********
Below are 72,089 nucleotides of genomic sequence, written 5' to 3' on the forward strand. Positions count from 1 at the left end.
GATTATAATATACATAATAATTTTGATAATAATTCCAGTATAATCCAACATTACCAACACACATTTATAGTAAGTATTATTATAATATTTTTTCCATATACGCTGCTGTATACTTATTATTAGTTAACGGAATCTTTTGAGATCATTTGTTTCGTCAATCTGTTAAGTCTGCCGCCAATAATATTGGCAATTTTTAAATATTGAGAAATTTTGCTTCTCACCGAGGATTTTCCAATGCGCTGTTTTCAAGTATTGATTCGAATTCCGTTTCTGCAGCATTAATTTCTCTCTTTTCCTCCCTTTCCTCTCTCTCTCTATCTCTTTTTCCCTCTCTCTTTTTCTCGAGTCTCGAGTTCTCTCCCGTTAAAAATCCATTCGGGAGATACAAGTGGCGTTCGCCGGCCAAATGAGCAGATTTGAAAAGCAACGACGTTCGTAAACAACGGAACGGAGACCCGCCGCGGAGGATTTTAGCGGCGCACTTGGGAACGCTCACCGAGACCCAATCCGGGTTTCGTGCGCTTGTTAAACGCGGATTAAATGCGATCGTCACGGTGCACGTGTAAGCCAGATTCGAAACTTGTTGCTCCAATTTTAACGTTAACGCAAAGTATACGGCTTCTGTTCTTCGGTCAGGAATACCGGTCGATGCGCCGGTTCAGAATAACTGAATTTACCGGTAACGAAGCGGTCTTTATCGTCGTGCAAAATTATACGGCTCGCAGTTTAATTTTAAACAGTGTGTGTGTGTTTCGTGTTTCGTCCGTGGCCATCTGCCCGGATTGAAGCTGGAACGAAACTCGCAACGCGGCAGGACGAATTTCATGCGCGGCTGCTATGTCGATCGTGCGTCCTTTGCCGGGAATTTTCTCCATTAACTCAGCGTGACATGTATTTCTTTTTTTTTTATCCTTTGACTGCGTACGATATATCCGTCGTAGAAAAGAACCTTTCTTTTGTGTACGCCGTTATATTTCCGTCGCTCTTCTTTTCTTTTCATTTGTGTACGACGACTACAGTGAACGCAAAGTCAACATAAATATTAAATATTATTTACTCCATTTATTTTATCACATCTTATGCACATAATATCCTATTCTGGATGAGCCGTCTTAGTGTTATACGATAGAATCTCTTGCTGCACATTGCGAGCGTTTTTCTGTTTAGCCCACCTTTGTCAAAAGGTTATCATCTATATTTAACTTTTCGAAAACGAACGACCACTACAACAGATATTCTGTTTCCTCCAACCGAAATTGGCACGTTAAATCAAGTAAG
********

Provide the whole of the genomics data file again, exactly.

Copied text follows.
Below are 72,089 nucleotides of genomic sequence, written 5' to 3' on the forward strand. Positions count from 1 at the left end.
GATTATAATATACATAATAATTTTGATAATAATTCCAGTATAATCCAACATTACCAACACACATTTATAGTAAGTATTATTATAATATTTTTTCCATATACGCTGCTGTATACTTATTATTAGTTAACGGAATCTTTTGAGATCATTTGTTTCGTCAATCTGTTAAGTCTGCCGCCAATAATATTGGCAATTTTTAAATATTGAGAAATTTTGCTTCTCACCGAGGATTTTCCAATGCGCTGTTTTCAAGTATTGATTCGAATTCCGTTTCTGCAGCATTAATTTCTCTCTTTTCCTCCCTTTCCTCTCTCTCTCTATCTCTTTTTCCCTCTCTCTTTTTCTCGAGTCTCGAGTTCTCTCCCGTTAAAAATCCATTCGGGAGATACAAGTGGCGTTCGCCGGCCAAATGAGCAGATTTGAAAAGCAACGACGTTCGTAAACAACGGAACGGAGACCCGCCGCGGAGGATTTTAGCGGCGCACTTGGGAACGCTCACCGAGACCCAATCCGGGTTTCGTGCGCTTGTTAAACGCGGATTAAATGCGATCGTCACGGTGCACGTGTAAGCCAGATTCGAAACTTGTTGCTCCAATTTTAACGTTAACGCAAAGTATACGGCTTCTGTTCTTCGGTCAGGAATACCGGTCGATGCGCCGGTTCAGAATAACTGAATTTACCGGTAACGAAGCGGTCTTTATCGTCGTGCAAAATTATACGGCTCGCAGTTTAATTTTAAACAGTGTGTGTGTGTTTCGTGTTTCGTCCGTGGCCATCTGCCCGGATTGAAGCTGGAACGAAACTCGCAACGCGGCAGGACGAATTTCATGCGCGGCTGCTATGTCGATCGTGCGTCCTTTGCCGGGAATTTTCTCCATTAACTCAGCGTGACATGTATTTCTTTTTTTTTTATCCTTTGACTGCGTACGATATATCCGTCGTAGAAAAGAACCTTTCTTTTGTGTACGCCGTTATATTTCCGTCGCTCTTCTTTTCTTTTCATTTGTGTACGACGACTACAGTGAACGCAAAGTCAACATAAATATTAAATATTATTTACTCCATTTATTTTATCACATCTTATGCACATAATATCCTATTCTGGATGAGCCGTCTTAGTGTTATACGATAGAATCTCTTGCTGCACATTGCGAGCGTTTTTCTGTTTAGCCCACCTTTGTCAAAAGGTTATCATCTATATTTAACTTTTCGAAAACGAACGACCACTACAACAGATATTCTGTTTCCTCCAACCGAAATTGGCACGTTAAATCAAGTAAG